Performance: the Pure feels like a sports car. Between the Nomad and the Jefe, I always felt like the Nomad was better in a straight line but hard to turn, and the Jefe was turn-ey but didn't have the same ability to hold a line. The Pure is faster than the Nomad and turns quicker than the Jefe. I still need to get used to all of the speed it carries. The chines make eddy turns snappy, as long as you use your hips. The combination of nimbleness and speed rewards someone who is paddling hard, but I think you can run into trouble if you're not paying attention, needing to throw in a big draw or rudder in order to correct a bad line and work against all of the speed. Likewise, the edges can get caught in eddylines if you're not actively driving the boat. Because of the speed and agility, I don't know that I'd recommend the boat to a beginning creeker, since I think the boat will punish you if you enter rapids without driving the boat where you want it to go. If you decide where you want to go though, the boat GOES.
The boat boofs well, and the big upturned bow gets on top of the water quickly. Though I'm near the middle of the suggested paddler weight range, I had a fair bit of boat out of the water, and rode high for the most part. The boat seems to have more rocker in the water than it does on photos; on flat water the tip of my bow was probably 3 inches out of the water or so. A little bit of boof stroke goes a long ways.
The bow and stern are both slightly peaked, which makes resurfacing and rolls easy, though I haven't rolled it in heavy whitewater yet.
Design/Build: One of the big reasons I was interested in the Pure was the plastic. Blow-molding makes a much more durable boat than rotomolding, but the molds are expensive and it takes the blow-molding companies (Prijon, Eskimo) a long time to recoup their costs on a boat. As a result, most blow-molded boats on the market are a few years behind the design curve; take a look at the Prijon Hercules as compared to the Nomad. The Pure is the most modern blow-molded design. It has no pillars, which makes it comfortable and easy to load for overnighters. The plastic is tough, and warrantied for 5 years.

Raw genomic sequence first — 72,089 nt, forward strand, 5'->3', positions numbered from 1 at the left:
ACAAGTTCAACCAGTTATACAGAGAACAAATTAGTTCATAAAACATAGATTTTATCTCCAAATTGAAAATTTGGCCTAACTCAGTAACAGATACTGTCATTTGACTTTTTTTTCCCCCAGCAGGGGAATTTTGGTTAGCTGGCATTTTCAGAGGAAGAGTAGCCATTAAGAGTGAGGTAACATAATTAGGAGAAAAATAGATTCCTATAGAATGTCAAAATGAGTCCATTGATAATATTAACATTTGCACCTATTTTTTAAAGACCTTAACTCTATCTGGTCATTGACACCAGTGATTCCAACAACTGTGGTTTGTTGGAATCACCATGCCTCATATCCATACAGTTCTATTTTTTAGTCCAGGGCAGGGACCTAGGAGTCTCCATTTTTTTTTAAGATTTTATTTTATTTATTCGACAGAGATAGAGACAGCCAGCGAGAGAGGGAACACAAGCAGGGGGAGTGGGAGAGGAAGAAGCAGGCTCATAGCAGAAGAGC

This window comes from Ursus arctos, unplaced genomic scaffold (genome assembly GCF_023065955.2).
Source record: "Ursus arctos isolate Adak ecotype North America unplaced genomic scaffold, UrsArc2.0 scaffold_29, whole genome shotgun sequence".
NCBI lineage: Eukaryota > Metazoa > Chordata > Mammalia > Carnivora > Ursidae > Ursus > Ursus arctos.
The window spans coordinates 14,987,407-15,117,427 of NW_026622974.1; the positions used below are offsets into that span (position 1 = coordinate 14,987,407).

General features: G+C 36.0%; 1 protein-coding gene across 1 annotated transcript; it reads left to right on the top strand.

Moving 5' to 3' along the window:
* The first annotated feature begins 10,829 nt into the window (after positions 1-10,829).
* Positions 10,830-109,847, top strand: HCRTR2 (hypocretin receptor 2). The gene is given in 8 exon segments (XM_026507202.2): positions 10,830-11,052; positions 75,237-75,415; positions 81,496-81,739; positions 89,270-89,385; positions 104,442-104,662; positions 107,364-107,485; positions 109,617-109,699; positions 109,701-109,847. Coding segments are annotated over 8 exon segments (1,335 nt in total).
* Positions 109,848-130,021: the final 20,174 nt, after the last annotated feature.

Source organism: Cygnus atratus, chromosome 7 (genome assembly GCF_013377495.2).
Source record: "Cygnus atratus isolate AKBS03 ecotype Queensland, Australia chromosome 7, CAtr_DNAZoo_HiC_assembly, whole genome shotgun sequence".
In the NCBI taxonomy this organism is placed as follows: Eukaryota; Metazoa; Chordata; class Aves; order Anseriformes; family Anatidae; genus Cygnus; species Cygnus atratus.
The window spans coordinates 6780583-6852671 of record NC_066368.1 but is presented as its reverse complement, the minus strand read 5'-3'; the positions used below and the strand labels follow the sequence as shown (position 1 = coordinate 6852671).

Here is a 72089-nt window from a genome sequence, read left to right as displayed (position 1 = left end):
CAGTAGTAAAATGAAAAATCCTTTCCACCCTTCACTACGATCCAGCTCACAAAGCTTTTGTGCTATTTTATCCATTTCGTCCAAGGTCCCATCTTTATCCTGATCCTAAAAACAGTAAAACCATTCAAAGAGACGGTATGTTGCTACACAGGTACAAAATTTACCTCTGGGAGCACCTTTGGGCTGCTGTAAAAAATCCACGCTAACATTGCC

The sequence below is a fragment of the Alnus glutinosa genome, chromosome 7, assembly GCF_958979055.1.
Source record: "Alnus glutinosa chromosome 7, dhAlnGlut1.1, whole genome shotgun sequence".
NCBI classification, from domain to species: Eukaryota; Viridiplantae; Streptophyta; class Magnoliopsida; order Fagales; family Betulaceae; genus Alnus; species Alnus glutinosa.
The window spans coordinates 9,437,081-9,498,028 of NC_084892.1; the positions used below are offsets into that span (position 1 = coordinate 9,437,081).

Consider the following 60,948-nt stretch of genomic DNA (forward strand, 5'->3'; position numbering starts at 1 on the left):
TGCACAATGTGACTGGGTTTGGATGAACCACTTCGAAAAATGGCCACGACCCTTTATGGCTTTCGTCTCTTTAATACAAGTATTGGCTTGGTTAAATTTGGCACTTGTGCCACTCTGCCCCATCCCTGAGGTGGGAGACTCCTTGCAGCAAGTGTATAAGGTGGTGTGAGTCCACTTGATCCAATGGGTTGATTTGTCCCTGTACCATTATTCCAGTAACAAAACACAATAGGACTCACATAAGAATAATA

Outfitting: Prijon took pains to make the outfitting easy to adjust, and used a lot of moving parts to do so. The backband is the standard snowboard-ratchet setup found in many modern boats, and works fine. Hip pads are held in place by a ratchet system as well, which seems overly complicated, and which I'll probably replace with foam and duct tape. Knee/thigh braces are comfortable and adjustable.
The footbrace system is particularly complicated: the brace slides forward and back on metal railings that move freely and are attached to the sides of the boat. It's held in place by a 2" piece of webbing on each side, which is slack when you're out of the boat, and tightens against the pressure of your feet. You can easily adjust the position of the footbrace by tightening or loosening the webbing straps. The downside is that the whole system feels loose in the boat, is overly complicated, and is topped off with an aluminum footbrace, which feels heavy (though tough). I'll likely try replacing the system with the guts of a Nomad, ad I don't need to adjust it once I have the footbrace where I want it.
Overall: At my weight and ability level, the Pure is the sportiest boat I've ever paddled, and I think it will perform well if you tell it where you want it to go. It's my new creekboat, so look for another review down the road after I get a better feel for its performance.